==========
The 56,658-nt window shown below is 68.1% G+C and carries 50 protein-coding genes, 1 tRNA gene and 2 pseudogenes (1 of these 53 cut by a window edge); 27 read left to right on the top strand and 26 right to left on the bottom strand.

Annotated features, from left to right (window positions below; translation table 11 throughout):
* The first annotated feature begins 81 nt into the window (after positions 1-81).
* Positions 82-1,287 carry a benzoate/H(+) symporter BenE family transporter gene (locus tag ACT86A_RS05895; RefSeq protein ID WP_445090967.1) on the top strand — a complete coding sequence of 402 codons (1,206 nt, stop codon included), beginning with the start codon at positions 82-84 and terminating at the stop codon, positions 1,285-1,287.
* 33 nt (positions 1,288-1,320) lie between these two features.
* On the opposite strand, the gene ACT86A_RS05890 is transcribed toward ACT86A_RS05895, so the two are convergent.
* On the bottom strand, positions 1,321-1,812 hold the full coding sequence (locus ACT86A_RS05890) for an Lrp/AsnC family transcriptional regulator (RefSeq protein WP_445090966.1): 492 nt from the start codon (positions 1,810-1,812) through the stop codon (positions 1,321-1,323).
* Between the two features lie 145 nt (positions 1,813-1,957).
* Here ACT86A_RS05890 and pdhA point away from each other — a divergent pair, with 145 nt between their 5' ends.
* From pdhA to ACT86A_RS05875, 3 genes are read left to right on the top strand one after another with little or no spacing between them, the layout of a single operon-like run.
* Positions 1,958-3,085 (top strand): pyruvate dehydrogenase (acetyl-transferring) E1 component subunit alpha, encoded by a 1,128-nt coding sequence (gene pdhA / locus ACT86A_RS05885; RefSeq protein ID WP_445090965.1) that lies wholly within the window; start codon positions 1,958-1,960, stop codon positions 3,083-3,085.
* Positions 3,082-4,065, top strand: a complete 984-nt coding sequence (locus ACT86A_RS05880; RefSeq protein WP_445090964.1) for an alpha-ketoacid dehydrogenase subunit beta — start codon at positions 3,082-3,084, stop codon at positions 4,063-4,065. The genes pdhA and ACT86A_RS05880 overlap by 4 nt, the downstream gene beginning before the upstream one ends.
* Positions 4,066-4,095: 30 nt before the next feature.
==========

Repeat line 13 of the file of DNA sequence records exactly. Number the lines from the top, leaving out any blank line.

* Positions 4,066-4,095: 30 nt before the next feature.